Applied Management Research (AMR)

The Center for Global Management supports projects focused on global social enterprise and community impact to broaden students’ awareness of issues facing entrepreneurial development within emerging markets.

The Applied Management Research (AMR) program is the field study requirement of the Full-time MBA program and serves as the capstone course for second-year students. The Center for Global Management supports projects that focus on global social enterprise and community impact to broaden students' awareness of issues facing entrepreneurial development within emerging markets. 

Research grants are awarded to student teams based on project scope, depth of research and research methodology. The CGM provides research funding to enable students to conduct primary research - an integral component of the AMR project - which usually supports one or two primary research field visits where teams travel in-country to perform market surveys, interview key stakeholders and conduct focus groups to understand the needs and demographics of customers, competitors and suppliers, as well as comprehend governmental policies. Since the 2012-13 cacdemic year, the CGM has supported over 45 global projects across Latin America, Asia, Africa, Europe and Oceania with more than $215,000 of funding benefitting around 240 students.

Timetable for Students

For a complete schedule for fall/winter and winter/spring teams, please visit the AMR website. For students interested in applying for CGM funding, a presentation must be made once the team's research plan is prepared for submission to the AMR office.  Please contact Lucy Allard for more information.

2016-2017 Teams

During the 2016-17 academic year, among the 76 teams completing an AMR project or BCO (business creation option), 13 AMR teams were engaged in an international project (totaling 64 students), which included 7 non-profit projects of which the CGM awarded funding to 6 teams. Besides the six teams that the CGM supported, an additional 7 AMR teams were engaged in projects that involved traveling to another country for primary research. The projects of 5 BCO teams (totaling 18 students) were also deemed to be “international” and satisfy the global requirement of the full-time MBA program, as they each included a substantial component of international secondary research. Taken together, almost 25 percent of the full-time MBA Class of 2017 participated in an international field study project. The CGM supplemented research funding provided by the AMR office and supported 6 AMR teams who conducted primary research for projects in Chile, Ecuador, Guatemala, Indonesia, Myanmar, Nigeria, the Philippines, South Africa and Thailand.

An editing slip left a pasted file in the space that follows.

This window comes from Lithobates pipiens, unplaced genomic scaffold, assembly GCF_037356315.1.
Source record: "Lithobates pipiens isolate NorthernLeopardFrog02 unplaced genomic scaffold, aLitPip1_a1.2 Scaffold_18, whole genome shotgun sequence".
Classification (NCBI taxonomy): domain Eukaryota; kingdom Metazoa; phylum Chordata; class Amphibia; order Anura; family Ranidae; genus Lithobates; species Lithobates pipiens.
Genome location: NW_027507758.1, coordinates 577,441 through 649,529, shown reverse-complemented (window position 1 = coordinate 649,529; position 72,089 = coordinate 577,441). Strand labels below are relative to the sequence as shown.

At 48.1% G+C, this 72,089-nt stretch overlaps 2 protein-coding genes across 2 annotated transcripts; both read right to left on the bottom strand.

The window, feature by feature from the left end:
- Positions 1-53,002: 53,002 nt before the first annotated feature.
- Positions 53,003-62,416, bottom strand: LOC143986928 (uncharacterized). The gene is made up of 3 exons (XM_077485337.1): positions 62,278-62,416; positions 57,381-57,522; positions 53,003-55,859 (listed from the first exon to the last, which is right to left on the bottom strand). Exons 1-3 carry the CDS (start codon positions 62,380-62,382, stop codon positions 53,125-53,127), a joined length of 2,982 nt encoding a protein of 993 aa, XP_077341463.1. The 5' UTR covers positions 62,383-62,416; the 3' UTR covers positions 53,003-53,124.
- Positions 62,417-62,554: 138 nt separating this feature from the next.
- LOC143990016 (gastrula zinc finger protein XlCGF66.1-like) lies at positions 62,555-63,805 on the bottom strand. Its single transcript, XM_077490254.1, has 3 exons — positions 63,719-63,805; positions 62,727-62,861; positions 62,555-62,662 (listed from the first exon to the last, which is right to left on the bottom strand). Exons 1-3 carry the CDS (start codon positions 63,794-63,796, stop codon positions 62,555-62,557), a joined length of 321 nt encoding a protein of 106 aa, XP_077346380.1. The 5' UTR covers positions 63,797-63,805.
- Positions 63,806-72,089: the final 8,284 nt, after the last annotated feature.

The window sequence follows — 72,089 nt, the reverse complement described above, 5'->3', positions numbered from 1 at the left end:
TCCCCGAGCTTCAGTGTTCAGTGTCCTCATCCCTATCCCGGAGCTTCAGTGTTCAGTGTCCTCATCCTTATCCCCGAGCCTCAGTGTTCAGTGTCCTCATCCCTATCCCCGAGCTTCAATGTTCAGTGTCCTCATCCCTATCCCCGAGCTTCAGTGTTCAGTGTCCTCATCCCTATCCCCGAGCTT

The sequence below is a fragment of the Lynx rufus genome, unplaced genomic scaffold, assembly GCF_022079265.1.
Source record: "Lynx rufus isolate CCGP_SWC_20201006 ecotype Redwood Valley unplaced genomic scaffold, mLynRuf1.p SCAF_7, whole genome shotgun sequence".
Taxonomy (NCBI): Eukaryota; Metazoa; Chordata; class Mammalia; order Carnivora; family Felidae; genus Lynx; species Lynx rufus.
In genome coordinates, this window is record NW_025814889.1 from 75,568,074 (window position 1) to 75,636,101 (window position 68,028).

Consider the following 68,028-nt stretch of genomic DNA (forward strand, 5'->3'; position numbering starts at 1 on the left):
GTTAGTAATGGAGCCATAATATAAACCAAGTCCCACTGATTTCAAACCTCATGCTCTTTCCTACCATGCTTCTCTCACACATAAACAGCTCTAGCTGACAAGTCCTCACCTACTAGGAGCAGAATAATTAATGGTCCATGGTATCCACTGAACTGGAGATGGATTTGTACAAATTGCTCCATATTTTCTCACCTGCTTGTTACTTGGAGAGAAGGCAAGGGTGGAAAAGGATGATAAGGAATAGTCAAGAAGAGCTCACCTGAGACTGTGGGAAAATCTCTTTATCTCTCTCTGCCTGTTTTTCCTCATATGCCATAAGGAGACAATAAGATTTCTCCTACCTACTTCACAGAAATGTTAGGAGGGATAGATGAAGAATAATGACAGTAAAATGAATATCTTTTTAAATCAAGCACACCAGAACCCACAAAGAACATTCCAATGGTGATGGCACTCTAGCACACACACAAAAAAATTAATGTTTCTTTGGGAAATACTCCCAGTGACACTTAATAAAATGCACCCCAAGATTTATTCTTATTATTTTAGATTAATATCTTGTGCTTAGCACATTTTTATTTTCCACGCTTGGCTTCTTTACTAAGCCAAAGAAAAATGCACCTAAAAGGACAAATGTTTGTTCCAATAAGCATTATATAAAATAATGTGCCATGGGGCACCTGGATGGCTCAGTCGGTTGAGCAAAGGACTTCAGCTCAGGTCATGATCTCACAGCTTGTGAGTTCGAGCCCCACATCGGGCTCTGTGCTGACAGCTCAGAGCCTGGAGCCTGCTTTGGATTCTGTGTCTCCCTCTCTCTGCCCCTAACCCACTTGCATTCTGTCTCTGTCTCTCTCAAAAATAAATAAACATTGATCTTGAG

Conservation International, Ecuador

Creating Economic Incentives for Participation in Conservation Efforts by Fishing Communities in Ecuador

Human Sciences Research Council, South Africa

Identifying a Sustainable, Scalable Business Model to Provide Screening, Treatment and Education on Non-Communicable Diseases to an Underserved, Rural Community in South Africa

International Labor Organization – Fragile Zones, Southeast Asia

Developing a Strategic Framework to Promote Foreign Investment and Local Employment in Conflict Affected Zones in Southeast Asia

Nigerian Export Promotion Council, Nigeria

Developing a Strategy to Broaden Nigeria’s Non-Oil Exports to the U.S. and Leverage the African Growth Opportunity Act

Strategies for International Development, Guatemala

Developing a Marketing Plan and Mock Audit of SID’s Operations to Better Promote the Eradication of Rural Poverty Among Farmers in Guatemala

2015-2016 Teams